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Taylor Swift vs. Spotify: A timeline

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Christopher Polk/Getty Images

Taylor Swift’s 1989 dropped Oct. 27. Just a week later, all her music disappeared from Spotify.

This caused some confusion among fans—and caused Spotify to panic. Since Nov. 3, the two parties have gone back and forth about the whys behind Swift’s move. Swift says she believes art should have value, and she doesn’t think Spotify conveys this message; Spotify maintains that its goal from the beginning has been to help fans listen to music while also giving artists their due.

It’s messy, and, as Swift said in a Time interview, “really kind of an old story”—she first publicized her views about paying for music this past summer. But since her decision to yank her songs from the site made that story new again, here’s a complete rundown of who’s said what so far.

July 7

The Wall Street Journal recruits Swift to imagine the future of the music industry in its “The Future of Everything” package. In the op-ed, she writes:

“Music is art, and art is important and rare. Important, rare things are valuable. Valuable things should be paid for. It’s my opinion that music should not be free, and my prediction is that individual artists and their labels will someday decide what an album’s price point is. I hope they don’t underestimate themselves or undervalue their art.”

She’ll later refer to this op-ed when she tells Time that her aversion to Spotify is old news.

Oct. 27

Swift’s fifth album, 1989, sells over 600,000 copies in its first day. A search for the album on Spotify brings up these message: “The artist or their representatives have decided not to release this album on Spotify. We are working on it and hope they will change their mind soon.” At this point, Swift’s other albums are still available on the streaming service.

Nov. 3

Most of Swift’s songs disappear from Spotify, save for a few from soundtracks like The Hunger Games and The Hannah Montana Movie. Spotify responds by issuing a cutesy statement, using Swift’s own lyrics to tempt the singer back to them: “Taylor, we were both young when we first saw you, but now there’s more than 40 million of us who want you to stay, stay, stay.”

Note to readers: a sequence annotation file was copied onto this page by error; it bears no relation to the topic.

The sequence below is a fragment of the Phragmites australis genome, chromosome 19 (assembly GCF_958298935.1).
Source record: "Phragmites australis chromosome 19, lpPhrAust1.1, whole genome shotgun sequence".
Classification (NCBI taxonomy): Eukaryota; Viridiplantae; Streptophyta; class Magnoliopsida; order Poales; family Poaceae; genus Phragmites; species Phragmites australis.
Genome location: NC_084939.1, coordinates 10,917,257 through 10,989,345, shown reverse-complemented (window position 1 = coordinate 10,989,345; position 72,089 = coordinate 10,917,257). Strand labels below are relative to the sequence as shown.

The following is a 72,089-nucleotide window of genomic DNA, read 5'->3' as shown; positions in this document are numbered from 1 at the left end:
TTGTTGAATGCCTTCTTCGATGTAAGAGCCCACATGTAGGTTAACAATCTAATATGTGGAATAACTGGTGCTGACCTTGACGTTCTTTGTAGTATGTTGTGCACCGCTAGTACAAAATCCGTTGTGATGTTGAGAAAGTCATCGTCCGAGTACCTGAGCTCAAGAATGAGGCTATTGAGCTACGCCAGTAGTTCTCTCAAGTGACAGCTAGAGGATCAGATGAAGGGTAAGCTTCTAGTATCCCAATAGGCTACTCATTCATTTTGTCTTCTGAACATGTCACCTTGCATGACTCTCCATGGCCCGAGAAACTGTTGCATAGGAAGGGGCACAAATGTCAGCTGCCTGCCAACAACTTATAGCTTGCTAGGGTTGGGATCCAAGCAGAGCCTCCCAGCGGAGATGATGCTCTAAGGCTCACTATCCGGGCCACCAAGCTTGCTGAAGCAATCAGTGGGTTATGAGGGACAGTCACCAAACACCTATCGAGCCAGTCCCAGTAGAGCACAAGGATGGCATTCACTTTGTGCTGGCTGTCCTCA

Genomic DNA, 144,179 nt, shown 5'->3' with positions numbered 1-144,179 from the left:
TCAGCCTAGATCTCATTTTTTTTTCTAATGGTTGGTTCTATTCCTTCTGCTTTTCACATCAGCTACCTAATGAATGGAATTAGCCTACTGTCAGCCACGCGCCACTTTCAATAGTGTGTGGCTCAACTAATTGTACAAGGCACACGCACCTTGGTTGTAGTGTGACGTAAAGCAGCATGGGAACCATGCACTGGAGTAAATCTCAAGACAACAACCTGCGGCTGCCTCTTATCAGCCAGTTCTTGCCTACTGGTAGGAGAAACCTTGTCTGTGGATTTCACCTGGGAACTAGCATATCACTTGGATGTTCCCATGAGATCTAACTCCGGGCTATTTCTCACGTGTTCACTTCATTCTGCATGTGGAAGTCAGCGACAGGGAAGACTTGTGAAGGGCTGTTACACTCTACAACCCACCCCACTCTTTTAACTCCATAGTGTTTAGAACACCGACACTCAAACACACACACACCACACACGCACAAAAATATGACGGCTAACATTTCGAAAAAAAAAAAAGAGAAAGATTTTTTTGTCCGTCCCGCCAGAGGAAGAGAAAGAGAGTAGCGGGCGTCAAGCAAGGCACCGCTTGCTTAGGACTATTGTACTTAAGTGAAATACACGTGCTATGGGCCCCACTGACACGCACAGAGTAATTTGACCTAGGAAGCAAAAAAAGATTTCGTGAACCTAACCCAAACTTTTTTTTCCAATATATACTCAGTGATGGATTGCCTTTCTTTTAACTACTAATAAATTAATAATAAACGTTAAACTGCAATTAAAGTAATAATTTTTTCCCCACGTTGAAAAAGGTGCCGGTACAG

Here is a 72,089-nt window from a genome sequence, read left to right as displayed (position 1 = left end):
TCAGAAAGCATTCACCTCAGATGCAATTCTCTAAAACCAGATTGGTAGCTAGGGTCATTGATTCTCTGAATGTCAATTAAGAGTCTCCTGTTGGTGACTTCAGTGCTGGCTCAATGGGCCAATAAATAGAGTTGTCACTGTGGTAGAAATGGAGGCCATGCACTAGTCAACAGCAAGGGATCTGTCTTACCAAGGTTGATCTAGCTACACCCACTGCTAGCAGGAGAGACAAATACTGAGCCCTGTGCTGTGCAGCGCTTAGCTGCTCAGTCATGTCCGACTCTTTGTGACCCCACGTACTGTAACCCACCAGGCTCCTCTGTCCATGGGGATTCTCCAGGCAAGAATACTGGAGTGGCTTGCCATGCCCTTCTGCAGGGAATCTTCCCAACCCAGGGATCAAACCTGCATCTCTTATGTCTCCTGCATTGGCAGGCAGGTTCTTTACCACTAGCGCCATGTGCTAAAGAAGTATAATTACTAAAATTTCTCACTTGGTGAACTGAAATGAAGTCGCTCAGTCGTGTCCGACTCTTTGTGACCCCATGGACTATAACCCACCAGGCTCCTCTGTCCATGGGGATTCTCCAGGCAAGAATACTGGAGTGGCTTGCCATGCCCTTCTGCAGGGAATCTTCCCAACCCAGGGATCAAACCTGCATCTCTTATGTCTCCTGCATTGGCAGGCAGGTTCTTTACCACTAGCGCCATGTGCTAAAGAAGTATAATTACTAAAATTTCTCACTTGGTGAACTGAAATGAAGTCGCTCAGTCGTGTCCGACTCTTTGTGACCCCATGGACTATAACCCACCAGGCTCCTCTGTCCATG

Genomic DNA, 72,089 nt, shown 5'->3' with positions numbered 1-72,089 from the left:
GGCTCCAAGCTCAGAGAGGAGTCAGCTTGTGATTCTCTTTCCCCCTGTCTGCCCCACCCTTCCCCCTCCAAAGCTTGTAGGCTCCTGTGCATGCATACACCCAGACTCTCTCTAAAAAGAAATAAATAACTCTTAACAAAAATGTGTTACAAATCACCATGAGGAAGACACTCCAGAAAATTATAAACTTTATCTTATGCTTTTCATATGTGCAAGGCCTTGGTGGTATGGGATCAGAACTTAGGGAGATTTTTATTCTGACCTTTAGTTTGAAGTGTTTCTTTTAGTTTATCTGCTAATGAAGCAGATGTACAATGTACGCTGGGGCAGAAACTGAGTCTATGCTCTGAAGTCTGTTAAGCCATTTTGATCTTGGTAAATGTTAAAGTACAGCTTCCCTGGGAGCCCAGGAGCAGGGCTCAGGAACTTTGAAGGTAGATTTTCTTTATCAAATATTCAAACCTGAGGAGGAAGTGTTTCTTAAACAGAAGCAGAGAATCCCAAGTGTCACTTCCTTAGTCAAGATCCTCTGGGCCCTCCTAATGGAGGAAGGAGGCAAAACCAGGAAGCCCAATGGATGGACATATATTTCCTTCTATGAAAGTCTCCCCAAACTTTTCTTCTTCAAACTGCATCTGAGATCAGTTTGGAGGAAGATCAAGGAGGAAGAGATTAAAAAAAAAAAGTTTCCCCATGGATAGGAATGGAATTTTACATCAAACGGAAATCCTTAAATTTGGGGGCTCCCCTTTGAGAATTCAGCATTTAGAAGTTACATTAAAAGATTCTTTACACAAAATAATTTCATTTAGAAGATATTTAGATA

More seriously, the company also clarify that its mission is to help fans “listen to music wherever and whenever they want” and that “artists have an absolute right to be paid for their work and protected from piracy.” To help fans through the tough time, it even offers a playlist of songs with titles that spell out a poem asking Swift to return.

Nov. 6

Swift calls up Yahoo! to talk about her album—and her decision to leave Spotify. “All I can say is that music is changing so quickly, and the landscape of the music industry itself is changing so quickly, that everything new, like Spotify, all feels to me a bit like a grand experiment,” she says. “And I’m not willing to contribute my life’s work to an experiment that I don’t feel fairly compensates the writers, producers, artists, and creators of this music.”

She says she was originally open-minded about putting her new music on Spotify, then changed her mind. “I felt like I was saying to my fans, ‘If you create music someday, if you create a painting someday, someone can just walk into a museum, take it off the wall, rip off a corner of it, and it’s theirs now and they don’t have to pay for it.’ I didn’t like the perception that it was putting forth.”

Nov. 11

Spotify’s CEO Daniel Ek issues a statement agreeing with Swift, but also standing up for his company. “Taylor Swift is absolutely right: music is art, art has real value, and artists deserve to be paid for it,” he writes. “We started Spotify because we love music and piracy was killing it.”

In the lengthy post, he explains Spotify’s model and how he wants to help the music industry—not destroy it. “We’re trying to build a new music economy that works for artists in a way the music industry never has before,” he writes. “And it is working—Spotify is the single biggest driver of growth in the music industry, the number one source of increasing revenue, and the first or second biggest source of overall music revenue in many places.”

Nov. 12

Scott Borchetta, the CEO of Big Machine (Swift’s label), tells Time that Spotify paid Swift less than $500,000 in the past year to stream her songs in the U.S. In the same story, a Spotify spokesperson claims they’ve paid Swift $2 million in the past year to stream her songs globally.

Nov. 13

Time publishes an interview with Swift, starting off the chat by asking her about the Spotify decision. “Everybody’s complaining about how music sales are shrinking, but nobody’s changing the way they’re doing things,” she says. “They keep running towards streaming, which is, for the most part, what has been shrinking the numbers of paid album sales.”

And as for what she has to say to fans who are upset they can’t listen to her music on Spotify anymore? “Well, they can still listen to my music if they get it on iTunes.” Looks like Swift and Spotify are never, ever getting back together.